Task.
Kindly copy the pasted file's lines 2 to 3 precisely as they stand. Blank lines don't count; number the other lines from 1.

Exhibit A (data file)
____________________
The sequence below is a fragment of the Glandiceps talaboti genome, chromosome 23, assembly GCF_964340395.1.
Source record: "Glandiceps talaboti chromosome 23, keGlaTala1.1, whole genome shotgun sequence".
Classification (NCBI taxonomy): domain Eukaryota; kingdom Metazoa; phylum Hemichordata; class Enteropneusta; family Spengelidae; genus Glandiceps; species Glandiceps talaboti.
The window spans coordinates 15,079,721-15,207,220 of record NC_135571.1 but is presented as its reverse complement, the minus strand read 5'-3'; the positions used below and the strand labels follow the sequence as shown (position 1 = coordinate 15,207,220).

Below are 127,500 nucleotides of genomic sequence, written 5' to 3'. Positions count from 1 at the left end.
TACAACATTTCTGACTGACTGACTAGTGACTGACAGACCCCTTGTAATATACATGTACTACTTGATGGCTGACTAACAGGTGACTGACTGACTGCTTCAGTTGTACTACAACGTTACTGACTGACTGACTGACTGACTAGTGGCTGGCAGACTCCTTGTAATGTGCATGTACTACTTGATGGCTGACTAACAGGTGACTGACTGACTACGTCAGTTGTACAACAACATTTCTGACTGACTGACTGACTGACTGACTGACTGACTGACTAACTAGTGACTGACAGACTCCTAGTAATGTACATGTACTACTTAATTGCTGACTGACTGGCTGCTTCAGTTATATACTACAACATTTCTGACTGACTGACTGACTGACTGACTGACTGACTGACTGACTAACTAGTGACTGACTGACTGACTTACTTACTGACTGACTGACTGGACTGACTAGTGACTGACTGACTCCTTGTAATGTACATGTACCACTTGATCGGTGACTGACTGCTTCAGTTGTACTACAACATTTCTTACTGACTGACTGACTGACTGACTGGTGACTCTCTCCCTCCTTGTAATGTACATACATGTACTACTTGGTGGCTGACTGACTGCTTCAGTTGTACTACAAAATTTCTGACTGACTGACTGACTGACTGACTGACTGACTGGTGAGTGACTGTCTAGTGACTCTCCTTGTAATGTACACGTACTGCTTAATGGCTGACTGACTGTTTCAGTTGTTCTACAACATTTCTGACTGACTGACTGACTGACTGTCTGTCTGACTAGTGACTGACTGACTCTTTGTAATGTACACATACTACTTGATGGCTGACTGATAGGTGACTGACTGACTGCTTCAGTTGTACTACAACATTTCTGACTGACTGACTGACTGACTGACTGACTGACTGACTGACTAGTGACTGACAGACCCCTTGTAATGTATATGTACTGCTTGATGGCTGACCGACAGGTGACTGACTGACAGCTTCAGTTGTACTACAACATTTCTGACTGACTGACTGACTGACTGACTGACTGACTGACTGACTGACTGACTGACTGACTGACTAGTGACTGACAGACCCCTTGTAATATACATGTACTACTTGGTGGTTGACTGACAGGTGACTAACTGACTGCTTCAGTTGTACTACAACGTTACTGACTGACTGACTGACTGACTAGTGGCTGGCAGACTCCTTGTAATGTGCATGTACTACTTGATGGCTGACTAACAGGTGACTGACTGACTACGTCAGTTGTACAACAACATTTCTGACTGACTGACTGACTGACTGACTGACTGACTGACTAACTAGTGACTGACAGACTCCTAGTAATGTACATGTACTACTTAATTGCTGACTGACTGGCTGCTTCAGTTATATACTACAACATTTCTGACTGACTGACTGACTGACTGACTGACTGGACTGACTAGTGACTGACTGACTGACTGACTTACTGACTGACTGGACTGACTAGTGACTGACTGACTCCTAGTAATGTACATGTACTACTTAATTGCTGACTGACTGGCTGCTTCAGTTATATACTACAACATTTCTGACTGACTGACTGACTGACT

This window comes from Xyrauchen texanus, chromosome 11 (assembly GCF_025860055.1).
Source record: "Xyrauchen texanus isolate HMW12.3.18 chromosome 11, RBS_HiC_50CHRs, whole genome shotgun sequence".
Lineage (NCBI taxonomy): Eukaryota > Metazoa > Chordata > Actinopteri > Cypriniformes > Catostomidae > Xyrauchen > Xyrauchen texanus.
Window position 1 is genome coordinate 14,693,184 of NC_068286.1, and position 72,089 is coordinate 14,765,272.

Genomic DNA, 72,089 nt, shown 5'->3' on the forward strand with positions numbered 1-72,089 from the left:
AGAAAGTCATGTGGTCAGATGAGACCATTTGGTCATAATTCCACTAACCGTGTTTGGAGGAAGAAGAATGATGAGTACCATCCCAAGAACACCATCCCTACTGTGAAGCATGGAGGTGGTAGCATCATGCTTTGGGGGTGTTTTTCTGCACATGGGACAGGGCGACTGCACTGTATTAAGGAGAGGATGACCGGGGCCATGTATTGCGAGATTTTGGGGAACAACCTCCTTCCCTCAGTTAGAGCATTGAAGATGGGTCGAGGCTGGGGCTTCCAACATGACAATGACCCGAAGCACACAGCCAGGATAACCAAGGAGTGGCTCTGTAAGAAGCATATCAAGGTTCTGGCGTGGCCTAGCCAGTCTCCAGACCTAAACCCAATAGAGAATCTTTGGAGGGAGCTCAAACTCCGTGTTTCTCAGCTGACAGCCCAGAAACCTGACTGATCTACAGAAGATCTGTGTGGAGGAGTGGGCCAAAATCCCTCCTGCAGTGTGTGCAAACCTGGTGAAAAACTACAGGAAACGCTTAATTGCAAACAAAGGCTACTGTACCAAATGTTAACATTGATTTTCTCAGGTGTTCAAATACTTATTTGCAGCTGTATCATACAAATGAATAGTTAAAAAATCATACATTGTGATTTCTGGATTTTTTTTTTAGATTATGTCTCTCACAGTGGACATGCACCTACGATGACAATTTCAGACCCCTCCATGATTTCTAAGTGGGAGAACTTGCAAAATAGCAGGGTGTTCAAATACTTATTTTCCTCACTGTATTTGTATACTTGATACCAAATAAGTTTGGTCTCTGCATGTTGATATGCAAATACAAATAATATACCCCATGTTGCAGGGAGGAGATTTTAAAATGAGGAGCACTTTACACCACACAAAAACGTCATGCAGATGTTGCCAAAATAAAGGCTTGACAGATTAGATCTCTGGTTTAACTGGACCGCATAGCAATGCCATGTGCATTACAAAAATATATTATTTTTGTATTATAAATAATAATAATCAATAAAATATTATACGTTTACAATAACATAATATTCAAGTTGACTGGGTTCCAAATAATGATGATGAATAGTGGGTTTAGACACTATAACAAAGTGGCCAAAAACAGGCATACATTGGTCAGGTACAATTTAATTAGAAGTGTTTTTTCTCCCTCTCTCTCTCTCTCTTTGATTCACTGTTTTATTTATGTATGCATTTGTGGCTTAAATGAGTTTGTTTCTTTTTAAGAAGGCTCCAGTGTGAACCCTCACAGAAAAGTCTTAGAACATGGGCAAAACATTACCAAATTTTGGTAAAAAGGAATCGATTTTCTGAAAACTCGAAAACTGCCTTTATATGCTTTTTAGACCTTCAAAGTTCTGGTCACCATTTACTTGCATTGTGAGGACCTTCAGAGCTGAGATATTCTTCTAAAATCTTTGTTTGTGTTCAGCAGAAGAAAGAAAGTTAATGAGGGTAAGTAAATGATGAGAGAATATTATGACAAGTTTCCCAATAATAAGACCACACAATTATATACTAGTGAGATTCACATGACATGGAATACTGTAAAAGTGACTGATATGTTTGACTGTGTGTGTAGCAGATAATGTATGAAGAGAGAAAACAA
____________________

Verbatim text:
Source record: "Glandiceps talaboti chromosome 23, keGlaTala1.1, whole genome shotgun sequence".
Classification (NCBI taxonomy): domain Eukaryota; kingdom Metazoa; phylum Hemichordata; class Enteropneusta; family Spengelidae; genus Glandiceps; species Glandiceps talaboti.